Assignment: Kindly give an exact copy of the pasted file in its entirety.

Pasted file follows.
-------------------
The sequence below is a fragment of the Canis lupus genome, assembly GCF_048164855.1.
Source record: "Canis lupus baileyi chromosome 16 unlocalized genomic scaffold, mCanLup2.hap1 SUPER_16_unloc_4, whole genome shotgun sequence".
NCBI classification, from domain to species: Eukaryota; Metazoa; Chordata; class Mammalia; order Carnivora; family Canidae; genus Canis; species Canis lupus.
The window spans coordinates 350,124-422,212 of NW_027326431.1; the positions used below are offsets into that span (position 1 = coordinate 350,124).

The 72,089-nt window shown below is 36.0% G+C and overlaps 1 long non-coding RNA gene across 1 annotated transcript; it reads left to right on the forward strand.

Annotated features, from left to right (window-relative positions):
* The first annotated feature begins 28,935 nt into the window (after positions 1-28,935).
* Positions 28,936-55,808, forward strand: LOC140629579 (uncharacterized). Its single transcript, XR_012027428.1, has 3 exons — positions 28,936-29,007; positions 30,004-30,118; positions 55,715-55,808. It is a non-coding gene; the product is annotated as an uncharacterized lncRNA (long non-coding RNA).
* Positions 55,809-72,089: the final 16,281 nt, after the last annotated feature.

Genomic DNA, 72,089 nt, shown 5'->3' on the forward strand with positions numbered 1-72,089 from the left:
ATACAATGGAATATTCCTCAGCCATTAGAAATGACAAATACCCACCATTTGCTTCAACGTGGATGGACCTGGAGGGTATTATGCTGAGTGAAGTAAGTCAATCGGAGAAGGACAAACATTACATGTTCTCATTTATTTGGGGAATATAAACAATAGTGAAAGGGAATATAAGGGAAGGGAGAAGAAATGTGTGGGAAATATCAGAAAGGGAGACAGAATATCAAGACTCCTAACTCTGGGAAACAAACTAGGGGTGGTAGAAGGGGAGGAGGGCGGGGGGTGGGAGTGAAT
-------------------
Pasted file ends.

The sequence below is a fragment of the Canis lupus genome, assembly GCF_048164855.1.
Source record: "Canis lupus baileyi chromosome 16 unlocalized genomic scaffold, mCanLup2.hap1 SUPER_16_unloc_4, whole genome shotgun sequence".
NCBI classification, from domain to species: Eukaryota; Metazoa; Chordata; class Mammalia; order Carnivora; family Canidae; genus Canis; species Canis lupus.
The window spans coordinates 350,124-422,212 of NW_027326431.1; the positions used below are offsets into that span (position 1 = coordinate 350,124).

The 72,089-nt window shown below is 36.0% G+C and overlaps 1 long non-coding RNA gene across 1 annotated transcript; it reads left to right on the forward strand.

Annotated features, from left to right (window-relative positions):
* The first annotated feature begins 28,935 nt into the window (after positions 1-28,935).
* Positions 28,936-55,808, forward strand: LOC140629579 (uncharacterized). Its single transcript, XR_012027428.1, has 3 exons — positions 28,936-29,007; positions 30,004-30,118; positions 55,715-55,808. It is a non-coding gene; the product is annotated as an uncharacterized lncRNA (long non-coding RNA).
* Positions 55,809-72,089: the final 16,281 nt, after the last annotated feature.

Genomic DNA, 72,089 nt, shown 5'->3' on the forward strand with positions numbered 1-72,089 from the left:
ATACAATGGAATATTCCTCAGCCATTAGAAATGACAAATACCCACCATTTGCTTCAACGTGGATGGACCTGGAGGGTATTATGCTGAGTGAAGTAAGTCAATCGGAGAAGGACAAACATTACATGTTCTCATTTATTTGGGGAATATAAACAATAGTGAAAGGGAATATAAGGGAAGGGAGAAGAAATGTGTGGGAAATATCAGAAAGGGAGACAGAATATCAAGACTCCTAACTCTGGGAAACAAACTAGGGGTGGTAGAAGGGGAGGAGGGCGGGGGGTGGGAGTGAAT